The replay rollout would seem like a good opportunity to codify the practice formally, or to banish it. Personally, I'd rather see the step taken in favor of protecting players. From here, it seems reasonable to proscribe a maximum distance from the bag that a player may be if he touches it just prior to receiving the ball in order to avoid the runner. It also seems reasonable to enforce interference rules more closely so as to cut down the potential danger of takeout slides whose target quite obviously isn't the base.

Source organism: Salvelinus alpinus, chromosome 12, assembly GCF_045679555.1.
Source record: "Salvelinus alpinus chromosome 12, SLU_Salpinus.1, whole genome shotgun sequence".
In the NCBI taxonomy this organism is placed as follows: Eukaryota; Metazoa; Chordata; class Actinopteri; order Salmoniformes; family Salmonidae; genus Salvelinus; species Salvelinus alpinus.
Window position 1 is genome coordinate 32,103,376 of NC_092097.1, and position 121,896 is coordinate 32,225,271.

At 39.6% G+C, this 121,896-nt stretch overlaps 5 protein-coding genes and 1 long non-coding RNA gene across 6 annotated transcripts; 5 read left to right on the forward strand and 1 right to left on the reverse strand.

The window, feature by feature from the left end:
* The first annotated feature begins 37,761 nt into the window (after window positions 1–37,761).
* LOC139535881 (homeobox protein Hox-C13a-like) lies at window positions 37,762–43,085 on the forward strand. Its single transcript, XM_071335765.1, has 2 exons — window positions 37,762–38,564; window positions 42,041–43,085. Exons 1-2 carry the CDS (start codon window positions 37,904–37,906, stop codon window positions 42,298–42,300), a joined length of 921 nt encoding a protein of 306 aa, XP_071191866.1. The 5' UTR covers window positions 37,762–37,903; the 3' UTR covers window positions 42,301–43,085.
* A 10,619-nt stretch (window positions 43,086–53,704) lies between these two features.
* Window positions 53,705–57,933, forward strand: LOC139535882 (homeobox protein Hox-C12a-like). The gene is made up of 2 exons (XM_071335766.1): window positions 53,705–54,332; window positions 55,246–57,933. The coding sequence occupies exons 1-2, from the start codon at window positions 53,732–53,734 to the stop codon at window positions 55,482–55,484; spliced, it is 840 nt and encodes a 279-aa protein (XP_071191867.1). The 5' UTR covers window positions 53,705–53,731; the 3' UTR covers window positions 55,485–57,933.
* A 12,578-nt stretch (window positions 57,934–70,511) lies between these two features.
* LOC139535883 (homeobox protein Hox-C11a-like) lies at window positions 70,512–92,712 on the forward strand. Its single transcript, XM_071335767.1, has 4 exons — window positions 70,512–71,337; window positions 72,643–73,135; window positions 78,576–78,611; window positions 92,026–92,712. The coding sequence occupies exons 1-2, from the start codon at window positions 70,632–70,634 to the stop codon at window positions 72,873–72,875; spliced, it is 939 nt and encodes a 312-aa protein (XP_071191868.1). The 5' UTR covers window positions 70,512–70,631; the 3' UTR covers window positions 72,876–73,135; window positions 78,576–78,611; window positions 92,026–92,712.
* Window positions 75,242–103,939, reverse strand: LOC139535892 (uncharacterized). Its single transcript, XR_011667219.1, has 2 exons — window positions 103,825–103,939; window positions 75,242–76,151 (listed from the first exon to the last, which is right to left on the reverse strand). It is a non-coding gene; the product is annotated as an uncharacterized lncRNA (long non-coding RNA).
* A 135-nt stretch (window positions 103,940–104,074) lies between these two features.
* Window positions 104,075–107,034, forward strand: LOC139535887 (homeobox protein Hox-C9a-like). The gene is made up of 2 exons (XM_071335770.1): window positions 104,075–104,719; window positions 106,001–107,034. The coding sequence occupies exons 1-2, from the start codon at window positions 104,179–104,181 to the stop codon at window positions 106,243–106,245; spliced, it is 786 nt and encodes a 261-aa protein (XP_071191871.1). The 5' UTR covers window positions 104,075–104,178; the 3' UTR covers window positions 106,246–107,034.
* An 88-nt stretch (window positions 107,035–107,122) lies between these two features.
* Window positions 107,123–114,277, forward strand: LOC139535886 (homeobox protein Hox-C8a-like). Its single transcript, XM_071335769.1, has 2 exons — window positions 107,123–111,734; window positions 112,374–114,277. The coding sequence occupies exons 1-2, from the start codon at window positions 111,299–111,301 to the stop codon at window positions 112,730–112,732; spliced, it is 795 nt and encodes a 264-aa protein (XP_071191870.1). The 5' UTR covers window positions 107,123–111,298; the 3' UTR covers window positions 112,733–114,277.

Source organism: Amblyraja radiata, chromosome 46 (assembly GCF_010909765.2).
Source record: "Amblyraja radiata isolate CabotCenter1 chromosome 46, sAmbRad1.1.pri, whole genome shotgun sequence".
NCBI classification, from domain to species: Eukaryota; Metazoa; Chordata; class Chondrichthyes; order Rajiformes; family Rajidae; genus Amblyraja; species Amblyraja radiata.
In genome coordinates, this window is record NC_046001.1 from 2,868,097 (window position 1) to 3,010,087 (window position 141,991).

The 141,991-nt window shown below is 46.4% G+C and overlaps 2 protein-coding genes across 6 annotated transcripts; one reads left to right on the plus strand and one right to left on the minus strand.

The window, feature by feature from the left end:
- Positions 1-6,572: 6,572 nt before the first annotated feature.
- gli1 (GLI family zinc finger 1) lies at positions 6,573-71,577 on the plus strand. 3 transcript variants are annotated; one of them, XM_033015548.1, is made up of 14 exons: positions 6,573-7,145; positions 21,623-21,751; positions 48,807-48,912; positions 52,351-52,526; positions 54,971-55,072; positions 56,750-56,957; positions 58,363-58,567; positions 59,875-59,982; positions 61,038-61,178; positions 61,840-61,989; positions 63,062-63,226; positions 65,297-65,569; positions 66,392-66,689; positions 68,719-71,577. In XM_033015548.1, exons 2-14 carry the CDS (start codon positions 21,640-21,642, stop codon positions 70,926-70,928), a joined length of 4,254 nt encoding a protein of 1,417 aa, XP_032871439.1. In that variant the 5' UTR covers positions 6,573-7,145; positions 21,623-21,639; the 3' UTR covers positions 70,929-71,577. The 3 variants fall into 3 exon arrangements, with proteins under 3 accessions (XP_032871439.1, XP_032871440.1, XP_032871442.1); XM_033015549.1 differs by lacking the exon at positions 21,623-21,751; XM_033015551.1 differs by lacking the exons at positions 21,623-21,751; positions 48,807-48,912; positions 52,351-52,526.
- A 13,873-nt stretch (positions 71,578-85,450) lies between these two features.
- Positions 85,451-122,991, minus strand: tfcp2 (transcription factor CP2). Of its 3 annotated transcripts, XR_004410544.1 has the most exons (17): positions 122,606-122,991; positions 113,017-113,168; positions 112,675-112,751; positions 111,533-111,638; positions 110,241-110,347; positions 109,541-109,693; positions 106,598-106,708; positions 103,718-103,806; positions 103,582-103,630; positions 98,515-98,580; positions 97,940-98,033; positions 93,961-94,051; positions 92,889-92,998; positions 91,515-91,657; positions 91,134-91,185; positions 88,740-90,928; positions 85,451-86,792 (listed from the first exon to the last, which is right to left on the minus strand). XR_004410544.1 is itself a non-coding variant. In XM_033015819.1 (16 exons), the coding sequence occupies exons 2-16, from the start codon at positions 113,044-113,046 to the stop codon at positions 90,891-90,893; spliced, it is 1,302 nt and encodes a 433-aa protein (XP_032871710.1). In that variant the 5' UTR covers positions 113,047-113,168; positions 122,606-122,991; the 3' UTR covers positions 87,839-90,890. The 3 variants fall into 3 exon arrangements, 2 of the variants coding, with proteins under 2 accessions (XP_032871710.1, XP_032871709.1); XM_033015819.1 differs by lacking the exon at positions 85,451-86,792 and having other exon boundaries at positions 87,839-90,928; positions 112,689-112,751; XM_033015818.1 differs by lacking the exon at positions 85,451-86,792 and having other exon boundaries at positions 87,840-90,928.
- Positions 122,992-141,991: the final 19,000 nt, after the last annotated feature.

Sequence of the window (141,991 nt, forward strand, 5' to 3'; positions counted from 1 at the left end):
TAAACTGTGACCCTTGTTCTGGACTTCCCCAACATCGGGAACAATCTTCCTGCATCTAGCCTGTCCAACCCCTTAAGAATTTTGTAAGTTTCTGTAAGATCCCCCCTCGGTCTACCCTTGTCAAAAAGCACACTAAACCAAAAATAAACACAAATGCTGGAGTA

Such a reform could come as part of a larger effort to avoid collisions on the basepaths, as the Rules Committee could address the accepted practice of blocking home plate without receiving the ball, which can lead to some gruesome and dangerous collisions with concussions, broken bones and millions of dollars in player salaries lost to the disabled list. Catchers-turned-managers Bruce Bochy and Mike Matheny are among those on board with such potential changes; the former saw the toll taken when Buster Posey suffered a broken leg in a 2011 collision, while the latter was forced into retirement by repeated concussions. Except when bat meets ball or when the tag is applied with the glove, baseball isn't intended to be a contact sport. It has evolved into one to at least some extent, but with a major change on the horizon, the powers that be have a choice as to how they want to address that. Even if they don't take steps to reduce the number of collisions, they can't avoid addressing whether to clean up the the neighborhood play or allow it to persist.